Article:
It was never the plan for the NHS to deal with a second wave of Covid. The official strategy, all through the summer, was for the £12 billion Test and Trace system to come along and zap new cases. Decisions for NHS investment this winter were made on the assumption that hospitals would be fine – because Dido Harding’s new system would work – this is why the Treasury rejected funding for the rollout of NHS ‘Seacole Centres’ for Covid convalescents. But the expensive system failed and the NHS is back in the hot seat. Whether this is a second wave or (as the WHO has argued) smaller ripples after the end of the first wave, the question is how much of a risk it poses. No.10 is trying to persuade Manchester to accept Tier 3 restrictions by claiming that ‘hospital admissions in Greater Manchester are doubling every nine days’ and that the hospitals are at capacity. But what’s the evidence for this – and other claims of NHS overflow?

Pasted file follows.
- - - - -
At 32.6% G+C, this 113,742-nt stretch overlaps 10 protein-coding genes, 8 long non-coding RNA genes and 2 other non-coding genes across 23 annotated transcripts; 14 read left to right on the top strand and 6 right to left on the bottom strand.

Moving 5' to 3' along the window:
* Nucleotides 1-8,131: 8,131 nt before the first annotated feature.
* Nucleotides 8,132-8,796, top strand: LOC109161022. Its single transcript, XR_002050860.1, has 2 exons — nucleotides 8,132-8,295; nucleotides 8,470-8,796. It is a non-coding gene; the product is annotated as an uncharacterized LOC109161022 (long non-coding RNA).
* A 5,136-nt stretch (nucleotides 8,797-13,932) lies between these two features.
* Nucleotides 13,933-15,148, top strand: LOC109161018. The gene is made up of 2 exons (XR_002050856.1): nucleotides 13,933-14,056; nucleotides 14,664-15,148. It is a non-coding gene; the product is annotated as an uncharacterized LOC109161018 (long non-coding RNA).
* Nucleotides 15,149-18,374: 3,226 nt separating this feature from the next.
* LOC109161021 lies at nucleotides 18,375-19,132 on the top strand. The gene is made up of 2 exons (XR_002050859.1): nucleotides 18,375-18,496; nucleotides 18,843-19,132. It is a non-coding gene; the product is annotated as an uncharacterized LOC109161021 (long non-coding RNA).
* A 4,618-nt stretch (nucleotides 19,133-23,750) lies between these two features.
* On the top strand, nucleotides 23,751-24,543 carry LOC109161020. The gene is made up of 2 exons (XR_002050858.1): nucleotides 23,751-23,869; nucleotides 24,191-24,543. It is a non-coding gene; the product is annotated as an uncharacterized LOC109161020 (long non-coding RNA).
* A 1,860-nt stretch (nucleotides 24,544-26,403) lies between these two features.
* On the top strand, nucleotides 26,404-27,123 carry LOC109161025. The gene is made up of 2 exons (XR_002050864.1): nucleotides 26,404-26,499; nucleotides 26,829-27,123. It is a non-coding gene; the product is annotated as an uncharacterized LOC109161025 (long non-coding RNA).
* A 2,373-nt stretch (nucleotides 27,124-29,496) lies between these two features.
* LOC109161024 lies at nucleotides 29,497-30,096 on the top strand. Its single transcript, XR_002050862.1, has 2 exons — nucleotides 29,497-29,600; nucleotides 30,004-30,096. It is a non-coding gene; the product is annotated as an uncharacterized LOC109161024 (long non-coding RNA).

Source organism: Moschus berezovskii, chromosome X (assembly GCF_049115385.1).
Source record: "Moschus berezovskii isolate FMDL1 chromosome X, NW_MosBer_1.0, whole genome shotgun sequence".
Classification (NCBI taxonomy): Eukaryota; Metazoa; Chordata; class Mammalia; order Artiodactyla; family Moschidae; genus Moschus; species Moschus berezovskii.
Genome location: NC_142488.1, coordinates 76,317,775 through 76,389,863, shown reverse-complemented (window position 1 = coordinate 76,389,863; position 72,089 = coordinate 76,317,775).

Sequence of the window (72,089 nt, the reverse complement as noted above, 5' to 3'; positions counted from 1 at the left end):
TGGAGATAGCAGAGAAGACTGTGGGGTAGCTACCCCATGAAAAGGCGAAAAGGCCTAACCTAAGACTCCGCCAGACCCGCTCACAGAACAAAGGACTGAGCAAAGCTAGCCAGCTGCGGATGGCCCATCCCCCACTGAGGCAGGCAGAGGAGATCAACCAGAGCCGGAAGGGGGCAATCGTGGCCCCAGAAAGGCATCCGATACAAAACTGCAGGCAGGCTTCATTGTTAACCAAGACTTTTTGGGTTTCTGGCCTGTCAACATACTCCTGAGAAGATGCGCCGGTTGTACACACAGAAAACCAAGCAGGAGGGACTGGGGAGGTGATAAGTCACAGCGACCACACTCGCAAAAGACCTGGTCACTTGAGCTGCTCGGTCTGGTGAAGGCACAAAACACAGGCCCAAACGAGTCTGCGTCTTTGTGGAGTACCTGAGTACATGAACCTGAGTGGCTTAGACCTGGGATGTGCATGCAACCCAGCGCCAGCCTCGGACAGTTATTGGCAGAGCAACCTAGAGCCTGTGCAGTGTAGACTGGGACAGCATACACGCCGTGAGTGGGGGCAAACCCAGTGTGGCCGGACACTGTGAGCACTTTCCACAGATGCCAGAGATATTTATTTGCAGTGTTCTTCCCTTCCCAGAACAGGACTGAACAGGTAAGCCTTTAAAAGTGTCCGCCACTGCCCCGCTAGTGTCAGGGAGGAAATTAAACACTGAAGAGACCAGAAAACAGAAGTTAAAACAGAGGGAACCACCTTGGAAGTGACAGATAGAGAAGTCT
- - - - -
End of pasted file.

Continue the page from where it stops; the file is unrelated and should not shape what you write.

Matt Hancock, the Health Secretary, has gone back to Plan A, reviving his ‘protect the NHS’ message from March and now wears a facemask with those words on it. The Prime Minister is repeating the slogan. It’s deeply controversial with senior doctors who fear that it discourages the sick from seeking help – which might explain the 28,000 excess at-home deaths over the last few months. The NHS is worried about this and has countered with its own advert, urging people to seek medical help. I looked at this in my latest Daily Telegraph column.
The NHS has learned much from the first wave of Covid. PPE equipment, for example, is now in bountiful supply. Basic medical techniques – better use of blood thinners, oxygen therapy, steroids etc – are having a big impact on survival rates.